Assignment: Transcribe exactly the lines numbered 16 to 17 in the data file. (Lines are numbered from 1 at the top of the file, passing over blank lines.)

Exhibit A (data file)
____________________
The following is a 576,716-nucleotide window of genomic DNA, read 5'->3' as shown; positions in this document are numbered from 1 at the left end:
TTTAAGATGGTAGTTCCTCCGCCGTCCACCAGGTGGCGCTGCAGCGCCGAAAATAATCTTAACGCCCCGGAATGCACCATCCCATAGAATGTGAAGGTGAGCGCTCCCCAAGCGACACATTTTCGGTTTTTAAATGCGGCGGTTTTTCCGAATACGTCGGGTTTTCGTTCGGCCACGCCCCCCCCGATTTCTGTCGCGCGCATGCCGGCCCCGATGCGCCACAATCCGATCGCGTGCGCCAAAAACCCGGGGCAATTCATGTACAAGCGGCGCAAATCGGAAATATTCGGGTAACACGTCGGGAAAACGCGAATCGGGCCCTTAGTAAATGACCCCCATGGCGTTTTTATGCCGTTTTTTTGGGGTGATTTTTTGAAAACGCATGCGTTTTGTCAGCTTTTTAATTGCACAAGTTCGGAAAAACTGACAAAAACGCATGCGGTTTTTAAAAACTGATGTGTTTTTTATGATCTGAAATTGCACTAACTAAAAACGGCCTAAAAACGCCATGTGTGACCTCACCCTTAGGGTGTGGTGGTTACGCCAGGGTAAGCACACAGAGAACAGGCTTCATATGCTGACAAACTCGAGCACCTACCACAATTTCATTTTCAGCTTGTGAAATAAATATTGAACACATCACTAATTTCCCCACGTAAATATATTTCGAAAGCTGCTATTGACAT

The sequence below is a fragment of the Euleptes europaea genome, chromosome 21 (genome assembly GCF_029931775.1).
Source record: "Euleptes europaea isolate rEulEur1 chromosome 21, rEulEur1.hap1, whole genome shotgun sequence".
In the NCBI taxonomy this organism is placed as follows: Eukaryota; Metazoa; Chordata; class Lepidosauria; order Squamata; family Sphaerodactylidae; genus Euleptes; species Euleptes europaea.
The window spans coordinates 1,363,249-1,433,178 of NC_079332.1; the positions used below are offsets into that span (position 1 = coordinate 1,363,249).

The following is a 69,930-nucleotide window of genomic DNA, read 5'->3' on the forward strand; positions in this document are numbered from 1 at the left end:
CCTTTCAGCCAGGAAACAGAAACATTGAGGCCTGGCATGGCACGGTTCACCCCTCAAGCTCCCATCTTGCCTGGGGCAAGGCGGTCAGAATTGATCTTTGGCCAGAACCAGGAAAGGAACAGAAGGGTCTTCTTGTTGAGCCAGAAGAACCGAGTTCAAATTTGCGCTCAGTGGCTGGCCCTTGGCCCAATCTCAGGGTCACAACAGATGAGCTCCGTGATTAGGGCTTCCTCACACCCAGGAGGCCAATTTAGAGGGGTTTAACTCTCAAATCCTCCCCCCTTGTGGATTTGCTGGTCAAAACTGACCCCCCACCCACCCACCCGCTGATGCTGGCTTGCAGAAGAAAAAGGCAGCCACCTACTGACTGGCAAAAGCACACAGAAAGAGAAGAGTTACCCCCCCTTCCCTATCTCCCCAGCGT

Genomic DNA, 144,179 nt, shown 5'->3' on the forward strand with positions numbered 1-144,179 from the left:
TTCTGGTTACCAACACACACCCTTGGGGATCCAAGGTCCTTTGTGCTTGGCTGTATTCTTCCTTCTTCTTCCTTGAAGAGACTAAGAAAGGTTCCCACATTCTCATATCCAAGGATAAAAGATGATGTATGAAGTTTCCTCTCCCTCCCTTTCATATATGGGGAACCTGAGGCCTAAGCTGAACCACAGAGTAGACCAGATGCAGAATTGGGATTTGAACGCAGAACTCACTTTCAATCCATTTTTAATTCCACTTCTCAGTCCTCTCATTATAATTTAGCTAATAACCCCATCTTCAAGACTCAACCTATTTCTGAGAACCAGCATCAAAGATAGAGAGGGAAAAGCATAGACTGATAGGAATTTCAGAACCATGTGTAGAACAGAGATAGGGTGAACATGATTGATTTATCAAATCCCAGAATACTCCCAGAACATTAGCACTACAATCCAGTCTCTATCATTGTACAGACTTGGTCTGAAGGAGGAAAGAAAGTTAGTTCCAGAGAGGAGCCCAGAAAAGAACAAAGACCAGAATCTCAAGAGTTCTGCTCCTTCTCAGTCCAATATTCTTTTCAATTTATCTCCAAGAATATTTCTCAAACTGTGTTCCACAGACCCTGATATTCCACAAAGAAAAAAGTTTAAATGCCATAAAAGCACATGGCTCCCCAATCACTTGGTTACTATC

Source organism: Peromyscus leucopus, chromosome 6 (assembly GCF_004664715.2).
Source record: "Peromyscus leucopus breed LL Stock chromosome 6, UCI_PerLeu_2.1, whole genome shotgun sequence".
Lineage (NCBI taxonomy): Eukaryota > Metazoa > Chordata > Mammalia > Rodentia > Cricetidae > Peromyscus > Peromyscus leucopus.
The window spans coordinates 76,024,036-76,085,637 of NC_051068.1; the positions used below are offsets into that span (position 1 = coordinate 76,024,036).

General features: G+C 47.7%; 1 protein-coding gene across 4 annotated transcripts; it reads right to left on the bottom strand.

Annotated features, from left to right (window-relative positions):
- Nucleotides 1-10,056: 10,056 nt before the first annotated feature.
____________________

Annotated features, from left to right (window-relative positions):
- Nucleotides 1-10,056: 10,056 nt before the first annotated feature.